Brian: So it really was much of a business decision for you as much as anything then?
Dr. Lytle: It was 100% a business decision. You think about a friend who's a car dealer. If 23% of the people that came in to buy cars didn't pay their bill, he wouldn't stay in business. Well that was the same with the physician. So, I had a very high percentage, actually it was 12%, that never paid me at all.
Dr. Lytle: And so I had the rest, up to 23% of my whole practice was that way. And that's a factor of where I lived and where I practiced. I chose to be there.
Dr. Lytle: And that's okay, but the hospital was a great corporate partner. They said "no way, let's look at this. We want you to continue to be here. You chose us to come here. You provided service". Well, from 1988 until 2008, so 20 years...
Brian: 20 years worth of investment...
Dr. Lytle: And we started negotiating that then I would become a hospital employee. Now, as we went into this there were lots of pitfalls. I had people that had worked for me for that 20 years...
Dr. Lytle: ...the entire time. They were really important to me. They had their profit sharing plan which was equivalent of the 401k that before those things existed we established this. That's where their retirement money was and that was really important to them. And so, I negotiated with the hospital for them to become hospital employees at the same time, but what I really was proud of was is that I negotiated their time of service so that my 20 year employees were also hospital 20 year employees.
Brian: Oh wow.
Dr. Lytle: Every one of my 19 employees at that point were fully vested in their retirement plans, so immediately on day one of employment with the hospital, they were fully vested in the hospital's plan and they went through all the logger work and legalities to get it worked out, which that was really important to me. Those people had been loyal to me. They were as big and as important part of this practice as I was because I couldn't do my job without them. We all recognized that and so they kept working, kept going. Those employees became hospital employees. Being in an underserved area from physicians in general, in orthopedic surgery for sure, the hospital let me basically write my contract. That's not the standard. In fact, in today's world the employers are multi-site and multi-area, in other words, I'm in my little isolated area to do this again it would probably still be with the hospital but the terms and things have changed. But what it allowed me to do was take my two partners at the time and integrate them into this practice. And we worked not for a salary, we worked just basically as we always had. A fee for service type of arrangement where I worked. We turned in our RVW's, the work component of this, and we had a conversion factor that would pay us on a sliding scale of what that was. If we reached a certain threshold then that put us in one level, the second threshold and then the top threshold. And that was on a 12 month basis and it would create our pay rate, if you will. So, it was a sliding scale, but it also gave us several things that if we reached this minimum amount of work then that gave us autonomy in our scheduling, our vacation time, anything else that we did.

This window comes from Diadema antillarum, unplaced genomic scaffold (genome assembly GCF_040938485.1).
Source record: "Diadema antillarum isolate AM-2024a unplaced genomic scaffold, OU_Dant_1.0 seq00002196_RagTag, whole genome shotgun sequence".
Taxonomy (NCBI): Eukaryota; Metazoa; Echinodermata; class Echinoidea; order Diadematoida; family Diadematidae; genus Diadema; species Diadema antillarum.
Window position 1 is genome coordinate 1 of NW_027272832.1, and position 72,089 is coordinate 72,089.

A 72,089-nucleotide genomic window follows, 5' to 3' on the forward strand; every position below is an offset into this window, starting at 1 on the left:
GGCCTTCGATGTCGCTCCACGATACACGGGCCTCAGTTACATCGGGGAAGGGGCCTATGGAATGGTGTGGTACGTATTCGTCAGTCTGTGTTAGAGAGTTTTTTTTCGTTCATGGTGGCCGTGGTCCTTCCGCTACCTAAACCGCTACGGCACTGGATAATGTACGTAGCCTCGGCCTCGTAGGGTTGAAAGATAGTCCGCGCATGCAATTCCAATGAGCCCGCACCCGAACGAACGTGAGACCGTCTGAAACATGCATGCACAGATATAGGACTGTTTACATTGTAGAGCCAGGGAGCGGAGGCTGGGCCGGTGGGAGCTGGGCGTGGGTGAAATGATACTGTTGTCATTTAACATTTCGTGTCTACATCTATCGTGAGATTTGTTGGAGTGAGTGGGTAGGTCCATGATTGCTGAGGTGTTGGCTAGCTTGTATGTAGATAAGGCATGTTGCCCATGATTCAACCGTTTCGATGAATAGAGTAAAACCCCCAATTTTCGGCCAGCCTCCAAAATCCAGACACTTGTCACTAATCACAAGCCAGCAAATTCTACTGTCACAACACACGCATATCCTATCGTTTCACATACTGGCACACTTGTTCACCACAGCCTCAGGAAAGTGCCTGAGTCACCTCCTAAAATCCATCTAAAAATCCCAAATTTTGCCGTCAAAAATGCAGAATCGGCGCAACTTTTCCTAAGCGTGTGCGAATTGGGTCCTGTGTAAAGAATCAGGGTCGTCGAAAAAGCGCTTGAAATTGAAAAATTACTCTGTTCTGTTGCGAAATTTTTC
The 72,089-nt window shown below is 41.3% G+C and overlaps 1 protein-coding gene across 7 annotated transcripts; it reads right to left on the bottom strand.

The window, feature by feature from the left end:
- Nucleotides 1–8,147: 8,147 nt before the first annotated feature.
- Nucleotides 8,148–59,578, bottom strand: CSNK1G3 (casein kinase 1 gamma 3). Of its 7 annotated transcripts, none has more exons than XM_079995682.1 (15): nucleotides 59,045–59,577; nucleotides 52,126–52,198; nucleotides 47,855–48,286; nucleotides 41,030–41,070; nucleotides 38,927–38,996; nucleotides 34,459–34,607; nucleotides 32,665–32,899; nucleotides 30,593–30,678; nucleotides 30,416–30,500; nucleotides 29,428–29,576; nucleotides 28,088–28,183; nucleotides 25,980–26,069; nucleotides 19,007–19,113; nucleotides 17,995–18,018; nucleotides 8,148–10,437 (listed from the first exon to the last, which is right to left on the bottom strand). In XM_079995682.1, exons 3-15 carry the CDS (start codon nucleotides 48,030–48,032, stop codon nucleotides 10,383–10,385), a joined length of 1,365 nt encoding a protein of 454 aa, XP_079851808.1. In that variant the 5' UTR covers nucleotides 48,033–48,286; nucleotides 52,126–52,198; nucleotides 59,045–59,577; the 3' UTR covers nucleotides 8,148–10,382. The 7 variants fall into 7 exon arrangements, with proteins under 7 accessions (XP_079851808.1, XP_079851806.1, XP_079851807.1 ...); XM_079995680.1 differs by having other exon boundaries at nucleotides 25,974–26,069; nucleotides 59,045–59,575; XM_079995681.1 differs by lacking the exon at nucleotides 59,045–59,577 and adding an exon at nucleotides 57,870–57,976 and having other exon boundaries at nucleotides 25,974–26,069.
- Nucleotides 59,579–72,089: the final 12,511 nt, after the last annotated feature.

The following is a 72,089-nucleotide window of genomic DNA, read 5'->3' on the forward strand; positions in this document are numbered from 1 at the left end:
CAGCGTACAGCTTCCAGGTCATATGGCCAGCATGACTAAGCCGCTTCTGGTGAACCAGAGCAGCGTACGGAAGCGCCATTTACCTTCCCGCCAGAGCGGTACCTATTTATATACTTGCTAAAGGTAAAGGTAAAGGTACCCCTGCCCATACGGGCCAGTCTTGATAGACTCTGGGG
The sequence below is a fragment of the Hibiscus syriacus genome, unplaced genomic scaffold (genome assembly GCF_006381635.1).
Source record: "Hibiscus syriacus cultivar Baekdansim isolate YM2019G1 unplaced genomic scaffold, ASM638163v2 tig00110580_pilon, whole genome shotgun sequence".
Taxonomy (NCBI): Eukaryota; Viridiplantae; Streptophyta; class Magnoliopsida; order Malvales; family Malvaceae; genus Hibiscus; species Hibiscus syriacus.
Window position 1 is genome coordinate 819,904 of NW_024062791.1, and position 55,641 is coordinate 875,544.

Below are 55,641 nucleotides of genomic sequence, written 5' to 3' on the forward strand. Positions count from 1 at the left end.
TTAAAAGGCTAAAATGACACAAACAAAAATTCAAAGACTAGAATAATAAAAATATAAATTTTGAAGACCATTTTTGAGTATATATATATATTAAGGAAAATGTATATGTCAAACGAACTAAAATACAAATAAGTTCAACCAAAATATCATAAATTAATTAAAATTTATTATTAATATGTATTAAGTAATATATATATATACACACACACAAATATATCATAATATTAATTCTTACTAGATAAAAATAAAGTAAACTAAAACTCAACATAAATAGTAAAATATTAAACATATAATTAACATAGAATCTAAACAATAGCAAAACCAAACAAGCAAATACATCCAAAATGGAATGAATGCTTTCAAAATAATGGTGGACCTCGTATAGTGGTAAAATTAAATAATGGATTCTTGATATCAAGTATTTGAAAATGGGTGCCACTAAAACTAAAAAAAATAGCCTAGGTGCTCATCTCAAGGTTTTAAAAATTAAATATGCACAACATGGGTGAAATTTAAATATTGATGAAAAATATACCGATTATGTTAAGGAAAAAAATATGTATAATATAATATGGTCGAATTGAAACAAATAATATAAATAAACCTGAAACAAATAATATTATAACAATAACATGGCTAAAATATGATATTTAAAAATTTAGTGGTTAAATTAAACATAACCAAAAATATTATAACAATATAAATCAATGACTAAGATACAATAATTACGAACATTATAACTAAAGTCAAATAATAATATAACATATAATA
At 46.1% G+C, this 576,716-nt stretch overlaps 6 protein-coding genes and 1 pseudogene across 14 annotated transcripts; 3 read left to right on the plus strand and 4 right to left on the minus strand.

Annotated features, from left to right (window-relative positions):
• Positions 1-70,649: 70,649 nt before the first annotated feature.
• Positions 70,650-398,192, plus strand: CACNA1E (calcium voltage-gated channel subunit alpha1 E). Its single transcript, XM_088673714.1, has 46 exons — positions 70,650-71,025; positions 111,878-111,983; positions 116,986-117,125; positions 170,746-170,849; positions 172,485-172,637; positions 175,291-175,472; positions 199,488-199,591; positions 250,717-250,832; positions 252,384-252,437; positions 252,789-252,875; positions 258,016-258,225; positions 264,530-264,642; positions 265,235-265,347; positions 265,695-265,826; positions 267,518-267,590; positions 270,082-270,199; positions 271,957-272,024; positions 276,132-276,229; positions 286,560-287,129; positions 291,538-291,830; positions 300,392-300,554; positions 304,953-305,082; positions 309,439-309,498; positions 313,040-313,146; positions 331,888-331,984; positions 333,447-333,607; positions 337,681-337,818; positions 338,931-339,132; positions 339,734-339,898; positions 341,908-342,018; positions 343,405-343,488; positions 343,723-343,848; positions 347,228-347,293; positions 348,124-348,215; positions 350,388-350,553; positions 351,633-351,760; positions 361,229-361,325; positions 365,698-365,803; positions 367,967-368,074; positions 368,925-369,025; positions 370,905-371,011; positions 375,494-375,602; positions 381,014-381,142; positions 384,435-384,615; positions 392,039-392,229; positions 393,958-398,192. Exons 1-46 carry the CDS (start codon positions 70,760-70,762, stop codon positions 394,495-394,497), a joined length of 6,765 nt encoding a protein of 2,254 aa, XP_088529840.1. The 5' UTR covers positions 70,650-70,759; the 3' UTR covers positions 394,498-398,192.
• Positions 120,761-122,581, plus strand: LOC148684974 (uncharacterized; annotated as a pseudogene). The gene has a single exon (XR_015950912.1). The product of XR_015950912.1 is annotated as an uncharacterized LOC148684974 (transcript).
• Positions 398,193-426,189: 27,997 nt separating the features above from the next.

Dr. Lytle: So we were hitting national standards published by the MGMA and that's kinda where this came from is the MGA database and what they did. I would make sure that anybody considering this is familiar with that type of data and that type of work.
Brian: It sounds like you were in a situation to where you were almost able to blend both the benefits of being a private practice entity but then being physician employed by the hospital to where you could kinda have the best of both worlds there. Is that fair to say?
Dr. Lytle: That's exactly right, Brian, because we got to keep our same employees. Those ladies continued to work with us, the same nurses, the same people in the operating room. Nothing really changed except no longer did I actually own my accounts receivable, nor was I responsible for the billing and collecting side of the office, nor was I responsible for paying the bills. I didn't have to pay the electric company. I didn't have to pay the phone company or the water company. They bought the hard assets of the practice. There's no intrinsic value of what used to be the blue sky of a medical practice.
Dr. Lytle: And I think in today's world the value of a medical practice has changed so dramatically that there is no value except for the hard assets.
Dr. Lytle: And we learned that. That was hard.
Brian: I can imagine that is a hard lesson to learn. Do you think that it is possible in the climate we live in for certain business models of physician practices to still be okay and survive as a private entity practice?
Dr. Lytle: I do. The first one that comes to mind is a brand new physician right out of training came to my hometown and set up her dermatology practice and she's doing very well. She talked to all of us, lots of the old experienced people that have been there. Not certainly that I'm in that category but...
Brian: You're young, very young.
Dr. Lytle: She did come and ask some advice and look and this and she set up a practice. She started hiring all her employees knowing that she had to meet that payroll. She paid all the office expenses and understood the requirements of having to pay rent every month and having to pay all these other expenses. Like I said, the franchise tax for the practice and knowing all the licensing issues. You have to have Medicare numbers, Medicaid numbers. You have to do all this credentialing. It's hours and hours of paperwork just to do the credentialing to get to be on the networks to get paid. And so, she went through all those steps and is doing quite well and I'm very proud of her. On the other hand, that model may not work for a family practitioner today. You might not ramp up and be able to sustain it long enough to pay your bills and pay the rent.